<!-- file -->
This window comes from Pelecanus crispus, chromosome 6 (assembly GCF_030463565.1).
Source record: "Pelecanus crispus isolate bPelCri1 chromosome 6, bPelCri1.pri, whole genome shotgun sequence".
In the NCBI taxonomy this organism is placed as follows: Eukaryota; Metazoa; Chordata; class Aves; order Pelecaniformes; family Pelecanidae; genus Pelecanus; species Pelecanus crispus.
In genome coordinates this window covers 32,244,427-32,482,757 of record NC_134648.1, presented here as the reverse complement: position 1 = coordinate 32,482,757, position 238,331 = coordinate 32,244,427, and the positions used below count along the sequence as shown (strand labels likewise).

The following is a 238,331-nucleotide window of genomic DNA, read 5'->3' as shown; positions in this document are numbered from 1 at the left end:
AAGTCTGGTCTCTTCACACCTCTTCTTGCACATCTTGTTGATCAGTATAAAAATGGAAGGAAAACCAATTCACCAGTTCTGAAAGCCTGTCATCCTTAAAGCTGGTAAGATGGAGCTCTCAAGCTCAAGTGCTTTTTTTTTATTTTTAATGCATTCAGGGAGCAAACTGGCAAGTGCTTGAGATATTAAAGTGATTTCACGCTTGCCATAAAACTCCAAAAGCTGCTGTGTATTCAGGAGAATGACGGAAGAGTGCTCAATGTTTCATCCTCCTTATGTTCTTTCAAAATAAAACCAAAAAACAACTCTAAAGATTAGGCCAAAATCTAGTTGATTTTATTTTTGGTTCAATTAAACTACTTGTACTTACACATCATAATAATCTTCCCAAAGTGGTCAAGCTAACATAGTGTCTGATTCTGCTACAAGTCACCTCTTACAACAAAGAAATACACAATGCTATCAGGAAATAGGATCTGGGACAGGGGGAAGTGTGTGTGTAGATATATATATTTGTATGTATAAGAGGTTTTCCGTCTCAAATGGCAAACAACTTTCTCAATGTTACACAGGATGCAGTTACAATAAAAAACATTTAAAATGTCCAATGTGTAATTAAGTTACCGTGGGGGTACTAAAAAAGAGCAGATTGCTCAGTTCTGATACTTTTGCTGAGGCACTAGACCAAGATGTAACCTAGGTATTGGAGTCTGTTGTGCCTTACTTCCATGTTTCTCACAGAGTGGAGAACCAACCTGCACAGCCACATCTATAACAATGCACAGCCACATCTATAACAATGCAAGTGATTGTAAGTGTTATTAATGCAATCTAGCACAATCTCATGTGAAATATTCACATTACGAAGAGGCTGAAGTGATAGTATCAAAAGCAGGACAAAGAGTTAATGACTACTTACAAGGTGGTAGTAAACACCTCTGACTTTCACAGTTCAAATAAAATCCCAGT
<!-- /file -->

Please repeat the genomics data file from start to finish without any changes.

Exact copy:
This window comes from Pelecanus crispus, chromosome 6 (assembly GCF_030463565.1).
Source record: "Pelecanus crispus isolate bPelCri1 chromosome 6, bPelCri1.pri, whole genome shotgun sequence".
In the NCBI taxonomy this organism is placed as follows: Eukaryota; Metazoa; Chordata; class Aves; order Pelecaniformes; family Pelecanidae; genus Pelecanus; species Pelecanus crispus.
In genome coordinates this window covers 32,244,427-32,482,757 of record NC_134648.1, presented here as the reverse complement: position 1 = coordinate 32,482,757, position 238,331 = coordinate 32,244,427, and the positions used below count along the sequence as shown (strand labels likewise).

The following is a 238,331-nucleotide window of genomic DNA, read 5'->3' as shown; positions in this document are numbered from 1 at the left end:
AAGTCTGGTCTCTTCACACCTCTTCTTGCACATCTTGTTGATCAGTATAAAAATGGAAGGAAAACCAATTCACCAGTTCTGAAAGCCTGTCATCCTTAAAGCTGGTAAGATGGAGCTCTCAAGCTCAAGTGCTTTTTTTTTATTTTTAATGCATTCAGGGAGCAAACTGGCAAGTGCTTGAGATATTAAAGTGATTTCACGCTTGCCATAAAACTCCAAAAGCTGCTGTGTATTCAGGAGAATGACGGAAGAGTGCTCAATGTTTCATCCTCCTTATGTTCTTTCAAAATAAAACCAAAAAACAACTCTAAAGATTAGGCCAAAATCTAGTTGATTTTATTTTTGGTTCAATTAAACTACTTGTACTTACACATCATAATAATCTTCCCAAAGTGGTCAAGCTAACATAGTGTCTGATTCTGCTACAAGTCACCTCTTACAACAAAGAAATACACAATGCTATCAGGAAATAGGATCTGGGACAGGGGGAAGTGTGTGTGTAGATATATATATTTGTATGTATAAGAGGTTTTCCGTCTCAAATGGCAAACAACTTTCTCAATGTTACACAGGATGCAGTTACAATAAAAAACATTTAAAATGTCCAATGTGTAATTAAGTTACCGTGGGGGTACTAAAAAAGAGCAGATTGCTCAGTTCTGATACTTTTGCTGAGGCACTAGACCAAGATGTAACCTAGGTATTGGAGTCTGTTGTGCCTTACTTCCATGTTTCTCACAGAGTGGAGAACCAACCTGCACAGCCACATCTATAACAATGCACAGCCACATCTATAACAATGCAAGTGATTGTAAGTGTTATTAATGCAATCTAGCACAATCTCATGTGAAATATTCACATTACGAAGAGGCTGAAGTGATAGTATCAAAAGCAGGACAAAGAGTTAATGACTACTTACAAGGTGGTAGTAAACACCTCTGACTTTCACAGTTCAAATAAAATCCCAGT